Najib Razak, a former Malaysian prime minister, requested on Tuesday that the chief justice step out from a panel hearing his final appeal against a corruption conviction and 12-year prison term stemming from a case connected to the 1MDB financial scandal.
The action is thought to be Najib’s most recent attempt to postpone the Federal Court’s ultimate decision, which would otherwise likely be rendered on Tuesday or postponed.
Najib’s lawyer filed a court application late on Monday to remove Chief Justice Tengku Maimun Tuan Mat from a five-member panel hearing his appeal, citing “a real danger of bias” due to social media comments made by her husband in 2018 that were critical of Najib.
“Because of the spousal relationship… there might be unconscious bias. In the sense that his opinions, his views would affect (the chief justice’s) findings in respect of the appeal right now,” Najib’s lawyer Hisyam Teh Poh Teik told the court.
The court began hearing the new application, which the prosecution called a delaying tactic.
“This application is mala fide, done deliberately to scuttle the progress of this case,” said lead prosecutor V. Sithambaram.
Critics say Najib has repeatedly tried to delay closure of the case, which was first brought on in 2018 .
Najib changed his legal team just three weeks before the final appeals process began last week. His lawyer Hisyam tried to quit last week, saying he did not have enough time to prepare, but the court refused to discharge him.
“I am not ashamed to say, I was desperate, as would any litigant in my predicament,” Najib said in a statement last week, explaining his move to change lawyers in the last minute.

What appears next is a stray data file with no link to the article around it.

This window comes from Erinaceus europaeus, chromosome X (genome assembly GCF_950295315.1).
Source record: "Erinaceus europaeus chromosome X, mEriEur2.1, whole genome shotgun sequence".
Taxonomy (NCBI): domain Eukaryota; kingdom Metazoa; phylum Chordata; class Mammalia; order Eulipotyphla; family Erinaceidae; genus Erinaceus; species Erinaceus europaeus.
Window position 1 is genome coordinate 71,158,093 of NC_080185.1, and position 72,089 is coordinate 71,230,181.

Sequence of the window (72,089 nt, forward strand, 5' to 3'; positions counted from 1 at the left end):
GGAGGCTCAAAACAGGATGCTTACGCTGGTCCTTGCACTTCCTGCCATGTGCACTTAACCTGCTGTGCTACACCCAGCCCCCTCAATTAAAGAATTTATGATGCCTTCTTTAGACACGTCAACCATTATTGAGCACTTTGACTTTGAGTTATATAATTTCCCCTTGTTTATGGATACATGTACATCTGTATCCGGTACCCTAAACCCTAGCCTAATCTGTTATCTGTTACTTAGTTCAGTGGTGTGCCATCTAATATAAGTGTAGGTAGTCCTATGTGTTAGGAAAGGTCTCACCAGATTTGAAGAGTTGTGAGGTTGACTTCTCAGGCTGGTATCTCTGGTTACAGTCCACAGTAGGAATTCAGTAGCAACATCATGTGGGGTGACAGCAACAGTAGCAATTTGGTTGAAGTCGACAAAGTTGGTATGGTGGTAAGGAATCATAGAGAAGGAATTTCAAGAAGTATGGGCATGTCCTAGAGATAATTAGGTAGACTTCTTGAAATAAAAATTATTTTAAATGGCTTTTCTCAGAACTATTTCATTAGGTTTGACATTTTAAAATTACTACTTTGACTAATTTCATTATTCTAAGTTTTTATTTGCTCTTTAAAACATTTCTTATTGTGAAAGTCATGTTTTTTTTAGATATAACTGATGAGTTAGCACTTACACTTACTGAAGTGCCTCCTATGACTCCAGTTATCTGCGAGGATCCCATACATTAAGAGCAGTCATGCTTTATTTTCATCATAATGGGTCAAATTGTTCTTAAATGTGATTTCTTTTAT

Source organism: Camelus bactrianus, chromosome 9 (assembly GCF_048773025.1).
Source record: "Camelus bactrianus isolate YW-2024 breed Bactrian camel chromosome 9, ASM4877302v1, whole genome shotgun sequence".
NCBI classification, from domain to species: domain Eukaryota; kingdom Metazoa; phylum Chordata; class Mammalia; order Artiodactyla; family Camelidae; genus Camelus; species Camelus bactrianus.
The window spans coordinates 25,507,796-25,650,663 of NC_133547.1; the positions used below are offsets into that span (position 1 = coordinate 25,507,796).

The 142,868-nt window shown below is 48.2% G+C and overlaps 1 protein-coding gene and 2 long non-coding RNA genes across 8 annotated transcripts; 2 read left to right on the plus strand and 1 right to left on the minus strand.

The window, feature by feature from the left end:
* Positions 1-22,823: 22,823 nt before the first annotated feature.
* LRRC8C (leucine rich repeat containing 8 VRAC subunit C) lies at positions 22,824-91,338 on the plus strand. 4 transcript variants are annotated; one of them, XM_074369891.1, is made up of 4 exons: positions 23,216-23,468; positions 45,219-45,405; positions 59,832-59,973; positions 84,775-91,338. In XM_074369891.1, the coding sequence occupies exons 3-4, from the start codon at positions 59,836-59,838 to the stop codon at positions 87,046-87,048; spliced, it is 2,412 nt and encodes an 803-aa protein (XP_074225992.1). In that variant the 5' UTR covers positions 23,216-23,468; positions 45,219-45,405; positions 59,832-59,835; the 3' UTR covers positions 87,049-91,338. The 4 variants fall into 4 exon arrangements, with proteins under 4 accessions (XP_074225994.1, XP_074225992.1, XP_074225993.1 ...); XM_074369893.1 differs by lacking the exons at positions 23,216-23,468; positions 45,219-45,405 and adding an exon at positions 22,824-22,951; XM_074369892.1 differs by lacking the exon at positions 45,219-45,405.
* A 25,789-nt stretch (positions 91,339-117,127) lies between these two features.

The appeal hearing is scheduled to go on until Friday.
But it could end earlier as prosecutors wrapped up their arguments last week and Najib’s lawyers declined to present their submissions, again citing insufficient time to prepare.
Najib, 69, was found guilty in July 2020 of criminal breach of trust, abuse of power, and money laundering for illegally receiving about $10 million from SRC International, a former unit of state fund 1Malaysia Development Berhad (1MDB).
The former premier, who pleaded not guilty, was sentenced to 12 years’ jail and a 210 million ringgit ($46.84 million) fine.
Prosecutors have said some $4.5 billion was stolen from 1MDB – co-founded by Najib during his first year as prime minister in 2009. Investigators say they had traced more than $1 billion of 1MDB money to accounts linked to Najib.
The wide-ranging scandal has implicated officials and financial institutions around the world, and prompted the U.S. Department of Justice to open what became its biggest kleptocracy investigation.
Najib, who faces several trials over the allegations, has consistently denied wrongdoing.
Najib has said that his right to a fair trial was at risk, after the court rejected multiple requests to postpone the appeal to allow his new legal team to fully prepare.
His previous lawyers had submitted a written petition ahead of the hearings.
In his submissions, Najib listed 94 reasons why he should be acquitted, including that lower courts had erred in some of their findings.
Prosecutors have said Najib was aware that the funds received in his account were proceeds from “an unlawful activity,” and had exercised his position as prime minister, finance minister and advisor to SRC International to obtain the funds.